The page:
A judge once told me that everyone wants him to throw the book at the criminal before him, until the person before him is a member of their family.

In a few decades of covering criminal cases, I have often thought about what the judge said. In one of the most serious criminal cases I’ve covered, I reached out to the father of a murder defendant who brought his son in to law enforcement officers after the son shot a police officer on a traffic stop in February, 2000.

Had he not brought him in, the defendant would have been a fugitive. The father wouldn’t give me an interview, but he did remark that he felt he was losing him for good when he brought his son to law enforcement.

The son took a plea deal that took the death penalty off the table and was sentenced to life in prison. He gave me a jail interview shortly after he was sentenced eight months after the murder. He couldn’t say why he shot the officer, other than a mind messed up on drugs.

He was drug-free when I talked to him, and leading a Bible study group in the county jail in 2000. He’s been in state prison for about 21 years now, and has asked for clemency, but was denied.

A lot of people can’t forget the pain he caused, and in the eyes of the law, he’s where he ought to be. His body is not free, and it shouldn’t be. But if he’s still following Jesus, he is as free in spirit as me.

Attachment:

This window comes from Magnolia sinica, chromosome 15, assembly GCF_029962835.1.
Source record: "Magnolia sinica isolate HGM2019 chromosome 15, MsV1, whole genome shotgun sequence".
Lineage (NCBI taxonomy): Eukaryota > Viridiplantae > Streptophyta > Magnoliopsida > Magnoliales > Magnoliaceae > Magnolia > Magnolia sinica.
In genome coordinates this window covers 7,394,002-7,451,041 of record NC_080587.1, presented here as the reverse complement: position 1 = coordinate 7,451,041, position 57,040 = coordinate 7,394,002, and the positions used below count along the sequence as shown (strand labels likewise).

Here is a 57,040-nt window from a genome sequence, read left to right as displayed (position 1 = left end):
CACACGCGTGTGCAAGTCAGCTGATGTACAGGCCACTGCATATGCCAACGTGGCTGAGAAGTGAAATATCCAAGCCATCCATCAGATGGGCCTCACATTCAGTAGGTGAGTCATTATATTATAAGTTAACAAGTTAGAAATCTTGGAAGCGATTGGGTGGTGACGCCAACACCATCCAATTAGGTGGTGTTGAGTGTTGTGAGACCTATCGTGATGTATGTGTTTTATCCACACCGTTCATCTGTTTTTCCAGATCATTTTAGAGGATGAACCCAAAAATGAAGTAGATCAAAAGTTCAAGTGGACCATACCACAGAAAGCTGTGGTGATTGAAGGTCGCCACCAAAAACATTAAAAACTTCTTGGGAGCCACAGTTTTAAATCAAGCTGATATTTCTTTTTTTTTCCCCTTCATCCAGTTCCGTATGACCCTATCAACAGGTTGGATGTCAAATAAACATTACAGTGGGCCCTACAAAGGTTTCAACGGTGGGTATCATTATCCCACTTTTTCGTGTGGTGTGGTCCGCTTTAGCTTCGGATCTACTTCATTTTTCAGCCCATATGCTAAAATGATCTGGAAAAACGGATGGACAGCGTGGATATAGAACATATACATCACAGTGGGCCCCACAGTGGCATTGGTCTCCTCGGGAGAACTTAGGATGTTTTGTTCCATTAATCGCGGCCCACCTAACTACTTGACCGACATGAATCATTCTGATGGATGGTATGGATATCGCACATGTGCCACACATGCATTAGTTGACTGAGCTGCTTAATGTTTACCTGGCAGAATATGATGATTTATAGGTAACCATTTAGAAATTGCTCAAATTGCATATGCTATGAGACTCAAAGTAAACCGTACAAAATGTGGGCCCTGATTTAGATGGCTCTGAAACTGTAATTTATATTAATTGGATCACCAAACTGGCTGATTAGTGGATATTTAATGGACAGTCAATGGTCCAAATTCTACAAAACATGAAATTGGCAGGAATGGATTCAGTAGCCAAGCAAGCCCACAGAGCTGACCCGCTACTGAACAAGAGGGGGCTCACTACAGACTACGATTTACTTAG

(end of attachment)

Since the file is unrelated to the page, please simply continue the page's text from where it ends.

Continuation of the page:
I think about that, a lot. God is merciful and values every person’s salvation — even convicted murderers. I’ve got a lot of brothers and sisters in Christ living in jail cells that I haven’t met yet.

Salvation is not a prize for good people to achieve. We can’t be good enough to earn it or good enough to keep it. God’s mercy and the sacrifice of Jesus Christ makes it free for the believing, repenting and accepting.

Before Jesus radically changed his life, Saul was a well-educated person of traditional faith who didn’t believe in Jesus — he even drug people off to prison and approved of stoning Christian martyrs. He was responsible for harassing and killing innocent people.

He thought he was right, that he was better — until Jesus intervened on the road to Damascus. (Acts Chapter 9) Saul became Paul the Apostle and spent the rest of his life (including jail time and an eventual martyr’s death) spreading the news of salvation.

I think about how many people who were in shackles were truly freed by his ministry, even today.

When we talk about our freedom, we place too much emphasis on the physical comforts, don’t we?

That’s not freedom at all.